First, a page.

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FLEXO Magazine : July 2009
TECHNOLOGIES & TECHNIQUES Since these basic properties are related to each other, you may need to consider one or more of these characteristics when developing an application. Generally, within a given chemistry, as you design for higher shear, there is a decrease in peel. An application that requires a high shear adhesive may also benefi t from low tack characteristics. Shear is a property that measures the internal strength of an adhesive in the same plane as the bond. A label backed with a low shear adhesive may slide and fall off over time. In contrast, a high shear adhesive stays in place. Shear testing methods fall into one of two basic categories: dynamic or static. Of the two, the static method is the most popular. This often involves applying a fi lm with a specifi ed area to a surface, and then hanging a weight off of the material. Depending on the application, this test is used to examine time to failure or distance moved in a specifi c time. Outdoor power equipment OEMs and converters often report a bubbling beneath logos and warning labels and it has been determined that, more likely than outgassing, the occurrence is either challenges during the label application process or a product performance issue. By exploring both possibilities by observing how OEM workers applied the labels, one can fi nd several inconsistencies in technique, including how the release liner is removed, how the label is placed on the surface and whether it is smoothed out by hand or a squeegee. It should also be observed how the current label material and control products functioned during the same application process. Along with human nature, application success also fl uctuates depending on the size of the label and the thickness of the material it was printed on. The larger the label and the greater the application surface, the more likely air will get trapped and bubbles to occur. While ease of application is essential, aesthetics and durability are critical components when it comes to outdoor equipment nameplate/brand identity, for bad labels project a poor image to the consumer. This kind of application requires an exceptionally high-shear adhesive for bubble-free label graphics. Within the realm of pressure-sensitive adhesives, shear plays a big role when it comes time for mounting nameplates, product identifi cation labels, and safety/hazard/instructional labels. If the fi lm is backed with a low-shear adhesive, the adhesive may fl ow, causing the label to slide or move from its intended position. This can diminish the aesthetic value of the product. If the adhesive fl ows out from under the label, dirt or dust may adhere to the adhesive, creating an unattractive halo. In a worst-case scenario, an identifi cation or warning label may slide off enitrely. Another example: When applying a label to the curved surface of a vial, storage tank or drum, shear again comes into play. Curved surfaces can lend themselves to fl agging, which is usually a low-rate (slow) process. When fl agging occurs over time (versus immediately), it is most often because the level of shear does not meet the application need. When trying to identify a shear-related fl agging failure, look for an adhesive split (where the adhesive remains on both the surface and the label) or a visible legging phenomenon (where the adhesive stretches before snapping back to the label or the surface). While it is not solely a phenomenon related to curved surfaces, a high-shear adhesive will resist fl agging and many other associated types of label failure. And that’s just the type of performance retail or point-of-purchase (POP) applications will need. Other, high-shear, silicone-based adhesives can also resist extreme temperatures. These products are ideal for high and low temperature gasketing and sealing, vibration damping in a wide variety of temperatures, and applications calling for limited fl ammability in the automotive, aerospace, industrial and fl exible electronics industries. The products operate at temperatures from -300°F to +500°F. It is in such applications that tack, another important component of adhesion, comes into play. Tack refers to the value of measuring an instantaneous bond in applications where there is a need to create a bond as quickly as possible. High-speed labeling applications, for example, require excellent initial tack. Without that strong, immediate bond, labels can misapply. In other instances, you may want a low tack adhesive, such as in the case of graphic advertising for fl oors. Safety and warning labels must remain intact for the life of the tool. 28 FLEXO JULY 2009 www. f le xography. org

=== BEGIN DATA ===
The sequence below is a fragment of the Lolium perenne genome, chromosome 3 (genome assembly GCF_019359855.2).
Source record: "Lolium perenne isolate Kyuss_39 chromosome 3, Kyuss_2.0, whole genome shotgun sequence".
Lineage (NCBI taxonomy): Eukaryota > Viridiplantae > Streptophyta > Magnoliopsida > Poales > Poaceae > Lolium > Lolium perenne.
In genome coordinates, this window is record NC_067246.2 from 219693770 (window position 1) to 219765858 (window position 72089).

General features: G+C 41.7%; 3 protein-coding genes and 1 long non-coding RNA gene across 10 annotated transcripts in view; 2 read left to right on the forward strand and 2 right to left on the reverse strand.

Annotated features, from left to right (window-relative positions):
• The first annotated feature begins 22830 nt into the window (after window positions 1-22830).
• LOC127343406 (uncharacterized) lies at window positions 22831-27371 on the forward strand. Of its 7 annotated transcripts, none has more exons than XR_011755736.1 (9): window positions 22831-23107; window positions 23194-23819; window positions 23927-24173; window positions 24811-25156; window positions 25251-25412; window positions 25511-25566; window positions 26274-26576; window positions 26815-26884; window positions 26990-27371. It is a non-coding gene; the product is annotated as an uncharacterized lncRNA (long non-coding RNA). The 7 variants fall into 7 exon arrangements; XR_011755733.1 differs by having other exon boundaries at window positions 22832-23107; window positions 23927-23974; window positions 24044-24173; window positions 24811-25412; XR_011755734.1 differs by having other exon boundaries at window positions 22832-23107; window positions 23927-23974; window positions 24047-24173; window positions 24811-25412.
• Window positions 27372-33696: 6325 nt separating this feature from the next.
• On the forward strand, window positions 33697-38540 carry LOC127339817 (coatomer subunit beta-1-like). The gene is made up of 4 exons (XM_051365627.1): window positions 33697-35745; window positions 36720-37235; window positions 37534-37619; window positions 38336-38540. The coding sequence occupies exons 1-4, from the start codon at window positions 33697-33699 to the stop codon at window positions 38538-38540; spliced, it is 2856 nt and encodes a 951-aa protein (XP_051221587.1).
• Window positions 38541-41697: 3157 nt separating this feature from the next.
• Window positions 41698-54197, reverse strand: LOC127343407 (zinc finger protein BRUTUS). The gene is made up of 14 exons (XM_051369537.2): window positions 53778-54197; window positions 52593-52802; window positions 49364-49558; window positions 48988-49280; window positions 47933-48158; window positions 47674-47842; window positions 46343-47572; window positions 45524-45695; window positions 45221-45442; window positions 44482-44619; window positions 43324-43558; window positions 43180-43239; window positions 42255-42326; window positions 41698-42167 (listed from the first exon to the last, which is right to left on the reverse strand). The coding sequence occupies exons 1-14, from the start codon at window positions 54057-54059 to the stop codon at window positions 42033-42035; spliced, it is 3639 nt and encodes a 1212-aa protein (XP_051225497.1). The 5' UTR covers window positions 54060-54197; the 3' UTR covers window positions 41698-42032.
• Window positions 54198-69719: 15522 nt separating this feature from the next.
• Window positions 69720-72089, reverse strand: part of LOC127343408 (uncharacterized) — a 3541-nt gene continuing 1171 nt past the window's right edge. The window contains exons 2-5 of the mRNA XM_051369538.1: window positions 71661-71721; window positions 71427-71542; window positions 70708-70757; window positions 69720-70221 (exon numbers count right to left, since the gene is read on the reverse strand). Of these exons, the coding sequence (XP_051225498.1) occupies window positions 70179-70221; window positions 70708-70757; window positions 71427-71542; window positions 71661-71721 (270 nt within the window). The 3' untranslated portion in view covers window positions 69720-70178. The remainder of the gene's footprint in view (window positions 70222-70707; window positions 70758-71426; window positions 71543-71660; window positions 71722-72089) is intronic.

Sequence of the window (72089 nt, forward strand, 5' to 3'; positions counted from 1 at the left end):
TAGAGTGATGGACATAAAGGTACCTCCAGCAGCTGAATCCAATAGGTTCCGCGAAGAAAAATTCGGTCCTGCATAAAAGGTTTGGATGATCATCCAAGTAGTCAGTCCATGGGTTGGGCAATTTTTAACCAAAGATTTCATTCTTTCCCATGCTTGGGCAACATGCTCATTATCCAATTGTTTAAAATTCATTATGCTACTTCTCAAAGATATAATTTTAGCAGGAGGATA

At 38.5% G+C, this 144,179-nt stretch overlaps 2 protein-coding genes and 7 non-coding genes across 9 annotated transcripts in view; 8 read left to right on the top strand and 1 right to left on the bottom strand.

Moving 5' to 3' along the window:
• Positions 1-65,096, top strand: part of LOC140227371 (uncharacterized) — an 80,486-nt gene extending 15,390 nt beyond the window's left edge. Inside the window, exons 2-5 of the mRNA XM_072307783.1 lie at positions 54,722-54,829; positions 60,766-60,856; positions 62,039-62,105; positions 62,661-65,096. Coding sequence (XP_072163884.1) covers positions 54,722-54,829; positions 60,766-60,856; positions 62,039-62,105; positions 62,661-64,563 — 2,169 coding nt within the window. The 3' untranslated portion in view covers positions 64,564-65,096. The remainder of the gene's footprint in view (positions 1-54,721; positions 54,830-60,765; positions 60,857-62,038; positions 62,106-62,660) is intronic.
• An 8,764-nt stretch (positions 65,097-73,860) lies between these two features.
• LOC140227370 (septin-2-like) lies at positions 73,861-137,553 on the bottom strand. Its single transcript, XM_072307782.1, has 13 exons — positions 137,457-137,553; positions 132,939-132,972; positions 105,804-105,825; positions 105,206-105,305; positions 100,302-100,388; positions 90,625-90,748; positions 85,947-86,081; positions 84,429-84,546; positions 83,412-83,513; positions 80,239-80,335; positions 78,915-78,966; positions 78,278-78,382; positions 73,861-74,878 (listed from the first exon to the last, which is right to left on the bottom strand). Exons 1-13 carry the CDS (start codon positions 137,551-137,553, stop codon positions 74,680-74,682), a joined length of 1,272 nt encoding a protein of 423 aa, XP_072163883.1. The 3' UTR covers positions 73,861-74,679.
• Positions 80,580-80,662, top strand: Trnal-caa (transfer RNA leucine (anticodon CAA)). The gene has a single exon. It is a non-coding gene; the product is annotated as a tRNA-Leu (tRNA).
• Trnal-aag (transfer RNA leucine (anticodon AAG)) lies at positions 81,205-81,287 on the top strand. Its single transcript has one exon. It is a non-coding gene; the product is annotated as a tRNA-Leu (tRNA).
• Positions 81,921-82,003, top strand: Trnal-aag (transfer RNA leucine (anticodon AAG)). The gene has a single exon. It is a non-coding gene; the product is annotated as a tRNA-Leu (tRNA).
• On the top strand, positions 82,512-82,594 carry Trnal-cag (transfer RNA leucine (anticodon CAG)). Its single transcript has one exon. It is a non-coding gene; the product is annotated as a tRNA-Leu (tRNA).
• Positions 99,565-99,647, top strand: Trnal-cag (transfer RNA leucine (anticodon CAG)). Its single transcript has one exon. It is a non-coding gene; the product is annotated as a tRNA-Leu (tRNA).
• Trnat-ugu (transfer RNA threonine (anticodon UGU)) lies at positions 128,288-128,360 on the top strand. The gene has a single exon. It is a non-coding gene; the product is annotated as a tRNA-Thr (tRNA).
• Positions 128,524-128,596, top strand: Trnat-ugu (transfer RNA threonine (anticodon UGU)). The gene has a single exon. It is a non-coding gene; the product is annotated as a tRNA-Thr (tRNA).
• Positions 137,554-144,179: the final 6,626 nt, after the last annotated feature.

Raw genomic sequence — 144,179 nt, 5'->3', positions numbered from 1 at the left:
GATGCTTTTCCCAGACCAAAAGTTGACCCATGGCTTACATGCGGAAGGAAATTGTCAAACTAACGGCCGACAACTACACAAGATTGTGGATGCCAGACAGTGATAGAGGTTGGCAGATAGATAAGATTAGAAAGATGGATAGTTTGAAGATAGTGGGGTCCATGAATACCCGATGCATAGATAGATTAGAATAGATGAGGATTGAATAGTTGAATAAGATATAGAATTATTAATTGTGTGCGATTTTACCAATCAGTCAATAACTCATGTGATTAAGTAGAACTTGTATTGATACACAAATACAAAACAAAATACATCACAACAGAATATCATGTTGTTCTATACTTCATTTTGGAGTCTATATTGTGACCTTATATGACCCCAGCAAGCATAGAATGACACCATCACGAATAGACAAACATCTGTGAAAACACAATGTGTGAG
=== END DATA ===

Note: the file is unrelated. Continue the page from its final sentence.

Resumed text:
Sustainable Spring 2009